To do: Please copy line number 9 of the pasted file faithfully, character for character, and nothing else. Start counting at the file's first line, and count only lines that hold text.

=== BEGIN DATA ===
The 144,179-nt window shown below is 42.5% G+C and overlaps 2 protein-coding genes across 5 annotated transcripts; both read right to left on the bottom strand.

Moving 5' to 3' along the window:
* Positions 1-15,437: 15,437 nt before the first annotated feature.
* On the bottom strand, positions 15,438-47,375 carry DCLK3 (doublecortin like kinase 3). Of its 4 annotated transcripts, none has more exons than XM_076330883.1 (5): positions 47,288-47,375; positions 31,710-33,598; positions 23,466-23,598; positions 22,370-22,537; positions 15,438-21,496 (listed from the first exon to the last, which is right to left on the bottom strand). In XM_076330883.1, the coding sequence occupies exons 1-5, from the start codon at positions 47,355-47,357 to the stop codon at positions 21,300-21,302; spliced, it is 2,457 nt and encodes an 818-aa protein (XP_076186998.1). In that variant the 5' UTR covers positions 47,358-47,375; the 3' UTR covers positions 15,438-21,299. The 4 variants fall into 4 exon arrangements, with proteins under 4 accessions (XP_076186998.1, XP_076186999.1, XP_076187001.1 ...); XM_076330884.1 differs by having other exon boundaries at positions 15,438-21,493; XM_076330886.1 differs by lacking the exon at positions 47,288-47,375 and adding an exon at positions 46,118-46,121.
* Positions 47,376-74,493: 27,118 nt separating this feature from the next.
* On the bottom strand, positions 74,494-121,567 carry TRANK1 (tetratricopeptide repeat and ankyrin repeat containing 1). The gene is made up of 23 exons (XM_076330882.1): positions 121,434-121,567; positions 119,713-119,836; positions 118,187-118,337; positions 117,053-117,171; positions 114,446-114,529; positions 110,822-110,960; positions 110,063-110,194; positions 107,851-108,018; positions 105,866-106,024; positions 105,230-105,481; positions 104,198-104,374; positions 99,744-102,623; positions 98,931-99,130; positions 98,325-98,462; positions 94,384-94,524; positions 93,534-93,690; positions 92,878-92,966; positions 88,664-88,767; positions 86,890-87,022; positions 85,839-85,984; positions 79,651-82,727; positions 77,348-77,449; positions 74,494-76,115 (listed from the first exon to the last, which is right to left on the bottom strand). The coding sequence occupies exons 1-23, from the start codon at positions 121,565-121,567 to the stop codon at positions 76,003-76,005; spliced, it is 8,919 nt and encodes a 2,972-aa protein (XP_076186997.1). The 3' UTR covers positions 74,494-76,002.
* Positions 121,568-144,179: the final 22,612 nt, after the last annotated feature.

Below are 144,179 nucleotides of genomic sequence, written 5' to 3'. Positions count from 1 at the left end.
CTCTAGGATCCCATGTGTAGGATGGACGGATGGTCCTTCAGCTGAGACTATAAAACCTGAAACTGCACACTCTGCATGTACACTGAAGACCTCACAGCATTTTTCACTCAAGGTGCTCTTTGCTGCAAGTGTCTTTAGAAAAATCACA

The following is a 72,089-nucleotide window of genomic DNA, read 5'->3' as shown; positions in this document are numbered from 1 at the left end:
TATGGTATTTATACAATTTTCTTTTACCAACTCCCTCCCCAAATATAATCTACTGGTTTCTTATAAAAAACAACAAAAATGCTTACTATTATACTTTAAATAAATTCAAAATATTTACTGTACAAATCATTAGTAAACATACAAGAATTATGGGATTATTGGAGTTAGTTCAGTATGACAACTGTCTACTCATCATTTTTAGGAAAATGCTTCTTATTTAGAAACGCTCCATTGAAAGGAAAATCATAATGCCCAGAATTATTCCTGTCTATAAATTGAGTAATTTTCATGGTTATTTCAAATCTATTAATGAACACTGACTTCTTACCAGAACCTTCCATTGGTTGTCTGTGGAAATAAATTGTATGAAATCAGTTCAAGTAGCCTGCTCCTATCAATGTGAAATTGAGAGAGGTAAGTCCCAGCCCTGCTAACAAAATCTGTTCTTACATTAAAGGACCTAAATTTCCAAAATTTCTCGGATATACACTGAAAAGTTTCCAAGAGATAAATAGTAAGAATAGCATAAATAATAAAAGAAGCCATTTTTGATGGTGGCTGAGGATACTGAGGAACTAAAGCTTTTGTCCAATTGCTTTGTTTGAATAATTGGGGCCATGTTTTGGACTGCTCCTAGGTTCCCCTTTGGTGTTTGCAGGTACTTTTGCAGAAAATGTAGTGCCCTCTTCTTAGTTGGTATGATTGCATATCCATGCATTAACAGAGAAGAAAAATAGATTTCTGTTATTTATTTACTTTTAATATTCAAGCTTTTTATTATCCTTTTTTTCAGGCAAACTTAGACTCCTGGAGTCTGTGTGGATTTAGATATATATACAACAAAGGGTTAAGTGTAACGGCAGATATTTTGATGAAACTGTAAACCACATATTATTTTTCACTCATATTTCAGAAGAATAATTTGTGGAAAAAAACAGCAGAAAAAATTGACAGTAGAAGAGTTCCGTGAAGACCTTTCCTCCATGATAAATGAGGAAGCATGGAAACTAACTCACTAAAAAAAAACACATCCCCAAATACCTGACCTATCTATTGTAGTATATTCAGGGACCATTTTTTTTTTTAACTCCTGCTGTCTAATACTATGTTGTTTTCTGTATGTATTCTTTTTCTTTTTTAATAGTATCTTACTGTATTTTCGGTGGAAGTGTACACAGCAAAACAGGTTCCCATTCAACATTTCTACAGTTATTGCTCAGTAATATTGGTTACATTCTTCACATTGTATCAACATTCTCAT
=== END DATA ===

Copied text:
CTCTAGGATCCCATGTGTAGGATGGACGGATGGTCCTTCAGCTGAGACTATAAAACCTGAAACTGCACACTCTGCATGTACACTGAAGACCTCACAGCATTTTTCACTCAAGGTGCTCTTTGCTGCAAGTGTCTTTAGAAAAATCACA